Tuesday, April 6, 2010

The Rise of the Fort

Forts are awesome. There are many types of forts - pillow forts, box forts, forts made of the neighbor kid's building block set, bedsheet forts - and all of them are works of beauty. If you disagree, I'm gonna come right out and say it: you, sir, are wrong.

Building a fort is one of the purest joys in life, and not just for kids. As a grown-up, building a fort is an act that taps into childhood nostalgia and glee, forcing you to embrace the part of yourself that will always be six years old and think chocolate milk is ambrosia from the gods. That part of you knows that when you're in a fort, you're protected from anything, be it obnoxious little brothers, bedtime restrictions, or America's clusterfucked political system.

It's also an act of defiance. Building a fort in your living room says, "I can't afford a mortgage and my landlord won't let me paint the walls, but I am going to make this my kingdom." It also says "I do not accept society's ageist bias against fort building," which is an important statement in itself.

I myself am a lifelong fort builder. As a kid, I was a fort-building master, covering my babysitter's entire basement in forts. (My brother helped, but I was always Queen of the Fort.) Up til high school, I would occasionally turn my room into a fort, making myself a sleeping and reading nook under a canopy of Ninja Turtles bedsheets.

It was college that killed it. College killed everything fun. I tried making a fort out of my loftable dorm furniture, but it just wasn't the same.

Then, there came the 2008 presidential elections. I remember election day fondly, in part because of the feeling of history being made and the grins on the faces of all the people I passed on the way to my polling location - but mostly, I remember the fort. The election day fort was magnificent. My roommates and I had decided to host an election night party, which morphed into an election night regression party, where everyone built a fort to hide in, wearing pajamas, hugging stuffed animals while we watched the election coverage.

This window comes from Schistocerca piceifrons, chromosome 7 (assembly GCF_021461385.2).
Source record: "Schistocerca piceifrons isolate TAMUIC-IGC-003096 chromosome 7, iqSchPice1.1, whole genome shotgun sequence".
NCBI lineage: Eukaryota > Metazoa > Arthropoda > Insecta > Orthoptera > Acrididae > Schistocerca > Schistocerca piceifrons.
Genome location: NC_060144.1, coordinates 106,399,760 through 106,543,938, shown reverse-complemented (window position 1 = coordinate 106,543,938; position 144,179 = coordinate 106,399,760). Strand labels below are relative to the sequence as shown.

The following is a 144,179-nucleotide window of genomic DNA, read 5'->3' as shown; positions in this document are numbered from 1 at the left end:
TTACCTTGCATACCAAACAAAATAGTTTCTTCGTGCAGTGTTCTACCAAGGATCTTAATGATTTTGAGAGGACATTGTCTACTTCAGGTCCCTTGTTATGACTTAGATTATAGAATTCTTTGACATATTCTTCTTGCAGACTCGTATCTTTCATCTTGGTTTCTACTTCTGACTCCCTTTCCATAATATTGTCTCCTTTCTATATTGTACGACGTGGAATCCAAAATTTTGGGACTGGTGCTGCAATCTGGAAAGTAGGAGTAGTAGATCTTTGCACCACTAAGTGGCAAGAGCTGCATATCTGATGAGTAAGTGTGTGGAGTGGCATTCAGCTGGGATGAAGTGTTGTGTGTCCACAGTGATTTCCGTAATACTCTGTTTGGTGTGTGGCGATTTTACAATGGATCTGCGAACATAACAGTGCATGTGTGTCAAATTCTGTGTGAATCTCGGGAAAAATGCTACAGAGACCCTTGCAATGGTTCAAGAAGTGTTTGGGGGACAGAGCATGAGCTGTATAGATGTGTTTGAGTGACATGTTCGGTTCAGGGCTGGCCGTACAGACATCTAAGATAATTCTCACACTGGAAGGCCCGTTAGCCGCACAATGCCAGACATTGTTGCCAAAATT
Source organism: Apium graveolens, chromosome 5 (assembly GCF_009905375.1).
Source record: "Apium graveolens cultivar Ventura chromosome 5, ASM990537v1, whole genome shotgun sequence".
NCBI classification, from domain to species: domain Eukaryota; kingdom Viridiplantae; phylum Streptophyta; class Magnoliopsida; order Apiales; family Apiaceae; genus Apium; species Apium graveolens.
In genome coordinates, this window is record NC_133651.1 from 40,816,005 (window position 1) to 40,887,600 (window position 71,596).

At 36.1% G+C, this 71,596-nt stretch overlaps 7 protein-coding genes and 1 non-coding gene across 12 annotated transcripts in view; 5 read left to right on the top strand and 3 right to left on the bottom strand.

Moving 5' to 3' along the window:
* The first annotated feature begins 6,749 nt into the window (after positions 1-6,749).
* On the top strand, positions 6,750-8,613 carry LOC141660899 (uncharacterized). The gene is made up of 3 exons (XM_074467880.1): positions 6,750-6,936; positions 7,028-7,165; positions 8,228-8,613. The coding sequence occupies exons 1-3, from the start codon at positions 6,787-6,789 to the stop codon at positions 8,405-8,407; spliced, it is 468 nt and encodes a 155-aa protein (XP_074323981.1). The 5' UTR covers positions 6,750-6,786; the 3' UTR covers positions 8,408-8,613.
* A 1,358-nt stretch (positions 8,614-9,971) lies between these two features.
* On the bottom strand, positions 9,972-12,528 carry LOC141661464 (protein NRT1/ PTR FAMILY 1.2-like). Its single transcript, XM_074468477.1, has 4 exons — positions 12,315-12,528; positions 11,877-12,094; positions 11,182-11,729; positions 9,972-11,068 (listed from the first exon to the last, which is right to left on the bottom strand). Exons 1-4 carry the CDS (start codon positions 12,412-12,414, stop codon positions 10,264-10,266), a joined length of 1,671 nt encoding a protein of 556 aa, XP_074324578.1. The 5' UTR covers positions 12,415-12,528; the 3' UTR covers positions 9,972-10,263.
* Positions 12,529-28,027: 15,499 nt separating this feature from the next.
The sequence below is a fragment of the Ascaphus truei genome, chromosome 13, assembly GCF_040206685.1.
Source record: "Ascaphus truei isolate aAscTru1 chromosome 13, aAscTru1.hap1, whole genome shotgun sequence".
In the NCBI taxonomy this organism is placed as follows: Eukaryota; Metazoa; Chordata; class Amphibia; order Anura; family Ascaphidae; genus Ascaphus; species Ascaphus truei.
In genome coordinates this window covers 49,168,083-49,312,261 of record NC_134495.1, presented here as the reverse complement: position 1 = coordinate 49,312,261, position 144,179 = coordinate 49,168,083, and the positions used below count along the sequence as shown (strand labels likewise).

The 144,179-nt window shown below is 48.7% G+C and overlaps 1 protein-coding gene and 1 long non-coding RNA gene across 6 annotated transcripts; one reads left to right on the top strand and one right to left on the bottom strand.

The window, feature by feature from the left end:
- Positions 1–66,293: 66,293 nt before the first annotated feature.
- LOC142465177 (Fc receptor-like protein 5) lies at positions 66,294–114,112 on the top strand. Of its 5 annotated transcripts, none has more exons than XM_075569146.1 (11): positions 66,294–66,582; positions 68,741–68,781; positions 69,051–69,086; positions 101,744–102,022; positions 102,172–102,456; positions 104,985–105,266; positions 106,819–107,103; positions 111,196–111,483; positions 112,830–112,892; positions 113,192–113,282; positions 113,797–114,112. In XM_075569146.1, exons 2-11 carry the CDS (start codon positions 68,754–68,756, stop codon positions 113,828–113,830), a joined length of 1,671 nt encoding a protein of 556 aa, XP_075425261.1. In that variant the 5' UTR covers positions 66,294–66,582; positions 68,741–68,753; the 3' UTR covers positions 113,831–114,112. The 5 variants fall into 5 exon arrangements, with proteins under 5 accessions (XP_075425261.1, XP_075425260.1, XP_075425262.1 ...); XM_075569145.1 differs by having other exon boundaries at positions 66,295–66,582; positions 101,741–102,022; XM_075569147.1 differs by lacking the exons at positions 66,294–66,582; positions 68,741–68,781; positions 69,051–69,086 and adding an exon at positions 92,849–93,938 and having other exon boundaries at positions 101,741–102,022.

And drinking. There was a lot of drinking. I think that was the night I discovered my level 6 of drunkenness (which is marked by the thought, "Hey, the cat's bed looks like an awesome pillow!"). But that's beside the point.

The point is, that night, as Barack Obama was voted in as president of the United States, a new era began. The Age of the Fort.

The forts began again. They were small but classic, bedsheet tents attached to the overhead fan in my attic room. Last June, when I was preparing to move, the attic forts culminated in one glorious hybrid fort made of moving boxes and bedsheets. It was storming that night, and my friends and I went outside in our pajamas to puddle jump and wild rumpus in the rain, then we retired to the fort to hang out, sprawled across a heap of pillows like lazy royalty. That was one of the best nights of my life.

And then there was the Post-Move Fort, which was small and ineffective, mostly me figuring out the layout of my new apartment.

And the "Abandon All Hope" fort downstairs, which Kiah and I built in which to watch an episode of Supernatural we knew would kill off characters we loved. (The reasoning being: forts protect you from anything, even your own emotions. And yes, it worked.)

This weekend marked the greatest fort-building endeavor since the great Pre-Move Fort of 2009: the Easter Weekend Fort.

Pictured above: the fangirl nest.

This fort served multiple purposes. Kiah and I were re-watching an episode of Supernatural that had torn out our hearts and stomped on them, and after that, we had planned an Easter marathon of the show: all the episodes in which one Winchester or another rises from the dead. There was an obvious need for protection from emotions. The fort was also necessary in that we had a lot of leftover snacks from the most recent Drunk Star Trek Night and needed an environment in which eating nothing but snack food was not just acceptable but encouraged. This led to a wonderful weekend of vegging and TV, insulated in our fort.

And this fort...well, it made me proud. In spite of the ottoman/table/cupboard that blocked easy entry, it was one of the most functional arrangements I've had a hand in making in years. More than that, it showcased Kiah's and my ability to fort-build as a team - the whole thing went up in under half an hour, with zero arguing over placements. I think this marks a turning point in our fort-building relationship. Once we're roommates again at the end of our current leases, wherever we live will have an abundance of well-constructed forts. We may never take them down. I have a whole trunk full of cartoon themed bedsheets just waiting to become something magical.

The Age of the Fort is upon us, and my life is better for it. Embrace the fort, friends. You'll thank me later.

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